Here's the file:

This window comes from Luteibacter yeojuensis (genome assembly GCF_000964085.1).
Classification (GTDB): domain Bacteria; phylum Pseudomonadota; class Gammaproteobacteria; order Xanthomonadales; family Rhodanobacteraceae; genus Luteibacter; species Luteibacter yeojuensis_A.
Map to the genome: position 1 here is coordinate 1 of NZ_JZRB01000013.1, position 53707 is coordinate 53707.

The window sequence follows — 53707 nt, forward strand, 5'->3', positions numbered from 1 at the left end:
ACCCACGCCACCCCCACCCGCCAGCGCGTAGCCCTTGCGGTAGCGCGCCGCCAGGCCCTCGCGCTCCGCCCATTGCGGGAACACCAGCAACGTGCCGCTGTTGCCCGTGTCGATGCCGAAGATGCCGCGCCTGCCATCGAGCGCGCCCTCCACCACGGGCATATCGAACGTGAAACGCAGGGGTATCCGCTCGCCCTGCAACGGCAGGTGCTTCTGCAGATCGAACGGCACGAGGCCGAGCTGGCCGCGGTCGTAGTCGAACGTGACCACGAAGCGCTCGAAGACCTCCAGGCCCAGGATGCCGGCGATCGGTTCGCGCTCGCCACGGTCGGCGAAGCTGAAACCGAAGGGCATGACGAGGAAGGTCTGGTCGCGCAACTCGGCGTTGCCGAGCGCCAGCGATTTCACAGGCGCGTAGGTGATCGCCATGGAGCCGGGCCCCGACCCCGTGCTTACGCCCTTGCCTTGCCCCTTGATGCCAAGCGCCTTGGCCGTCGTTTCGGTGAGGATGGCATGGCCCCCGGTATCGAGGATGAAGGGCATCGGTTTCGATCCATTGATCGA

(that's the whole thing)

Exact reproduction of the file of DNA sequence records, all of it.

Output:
This window comes from Luteibacter yeojuensis (genome assembly GCF_000964085.1).
Classification (GTDB): domain Bacteria; phylum Pseudomonadota; class Gammaproteobacteria; order Xanthomonadales; family Rhodanobacteraceae; genus Luteibacter; species Luteibacter yeojuensis_A.
Map to the genome: position 1 here is coordinate 1 of NZ_JZRB01000013.1, position 53707 is coordinate 53707.

The window sequence follows — 53707 nt, forward strand, 5'->3', positions numbered from 1 at the left end:
ACCCACGCCACCCCCACCCGCCAGCGCGTAGCCCTTGCGGTAGCGCGCCGCCAGGCCCTCGCGCTCCGCCCATTGCGGGAACACCAGCAACGTGCCGCTGTTGCCCGTGTCGATGCCGAAGATGCCGCGCCTGCCATCGAGCGCGCCCTCCACCACGGGCATATCGAACGTGAAACGCAGGGGTATCCGCTCGCCCTGCAACGGCAGGTGCTTCTGCAGATCGAACGGCACGAGGCCGAGCTGGCCGCGGTCGTAGTCGAACGTGACCACGAAGCGCTCGAAGACCTCCAGGCCCAGGATGCCGGCGATCGGTTCGCGCTCGCCACGGTCGGCGAAGCTGAAACCGAAGGGCATGACGAGGAAGGTCTGGTCGCGCAACTCGGCGTTGCCGAGCGCCAGCGATTTCACAGGCGCGTAGGTGATCGCCATGGAGCCGGGCCCCGACCCCGTGCTTACGCCCTTGCCTTGCCCCTTGATGCCAAGCGCCTTGGCCGTCGTTTCGGTGAGGATGGCATGGCCCCCGGTATCGAGGATGAAGGGCATCGGTTTCGATCCATTGATCGA